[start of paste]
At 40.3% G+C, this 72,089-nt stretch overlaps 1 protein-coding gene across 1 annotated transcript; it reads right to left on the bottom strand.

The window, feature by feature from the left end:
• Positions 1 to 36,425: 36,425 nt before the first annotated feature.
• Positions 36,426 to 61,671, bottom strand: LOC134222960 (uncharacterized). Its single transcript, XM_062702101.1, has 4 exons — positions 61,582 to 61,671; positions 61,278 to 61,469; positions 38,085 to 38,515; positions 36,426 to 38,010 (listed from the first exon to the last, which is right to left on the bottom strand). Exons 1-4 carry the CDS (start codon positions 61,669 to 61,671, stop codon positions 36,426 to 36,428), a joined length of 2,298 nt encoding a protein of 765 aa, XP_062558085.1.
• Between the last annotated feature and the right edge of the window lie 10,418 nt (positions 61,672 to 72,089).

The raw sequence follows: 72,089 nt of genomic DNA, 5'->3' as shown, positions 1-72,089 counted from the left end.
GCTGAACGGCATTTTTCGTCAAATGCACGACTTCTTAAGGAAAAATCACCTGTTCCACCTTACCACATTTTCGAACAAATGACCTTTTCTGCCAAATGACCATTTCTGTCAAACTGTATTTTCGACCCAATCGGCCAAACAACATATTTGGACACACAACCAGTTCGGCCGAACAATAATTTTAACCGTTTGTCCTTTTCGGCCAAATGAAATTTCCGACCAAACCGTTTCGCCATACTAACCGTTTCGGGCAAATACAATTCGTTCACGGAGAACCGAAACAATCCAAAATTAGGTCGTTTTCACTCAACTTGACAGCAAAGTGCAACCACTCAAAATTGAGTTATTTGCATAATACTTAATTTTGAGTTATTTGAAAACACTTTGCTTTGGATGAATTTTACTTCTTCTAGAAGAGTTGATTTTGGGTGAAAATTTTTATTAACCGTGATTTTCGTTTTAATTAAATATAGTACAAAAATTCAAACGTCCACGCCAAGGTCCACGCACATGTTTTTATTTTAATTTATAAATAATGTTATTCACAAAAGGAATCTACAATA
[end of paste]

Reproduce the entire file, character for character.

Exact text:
At 40.3% G+C, this 72,089-nt stretch overlaps 1 protein-coding gene across 1 annotated transcript; it reads right to left on the bottom strand.

The window, feature by feature from the left end:
• Positions 1 to 36,425: 36,425 nt before the first annotated feature.
• Positions 36,426 to 61,671, bottom strand: LOC134222960 (uncharacterized). Its single transcript, XM_062702101.1, has 4 exons — positions 61,582 to 61,671; positions 61,278 to 61,469; positions 38,085 to 38,515; positions 36,426 to 38,010 (listed from the first exon to the last, which is right to left on the bottom strand). Exons 1-4 carry the CDS (start codon positions 61,669 to 61,671, stop codon positions 36,426 to 36,428), a joined length of 2,298 nt encoding a protein of 765 aa, XP_062558085.1.
• Between the last annotated feature and the right edge of the window lie 10,418 nt (positions 61,672 to 72,089).

The raw sequence follows: 72,089 nt of genomic DNA, 5'->3' as shown, positions 1-72,089 counted from the left end.
GCTGAACGGCATTTTTCGTCAAATGCACGACTTCTTAAGGAAAAATCACCTGTTCCACCTTACCACATTTTCGAACAAATGACCTTTTCTGCCAAATGACCATTTCTGTCAAACTGTATTTTCGACCCAATCGGCCAAACAACATATTTGGACACACAACCAGTTCGGCCGAACAATAATTTTAACCGTTTGTCCTTTTCGGCCAAATGAAATTTCCGACCAAACCGTTTCGCCATACTAACCGTTTCGGGCAAATACAATTCGTTCACGGAGAACCGAAACAATCCAAAATTAGGTCGTTTTCACTCAACTTGACAGCAAAGTGCAACCACTCAAAATTGAGTTATTTGCATAATACTTAATTTTGAGTTATTTGAAAACACTTTGCTTTGGATGAATTTTACTTCTTCTAGAAGAGTTGATTTTGGGTGAAAATTTTTATTAACCGTGATTTTCGTTTTAATTAAATATAGTACAAAAATTCAAACGTCCACGCCAAGGTCCACGCACATGTTTTTATTTTAATTTATAAATAATGTTATTCACAAAAGGAATCTACAATA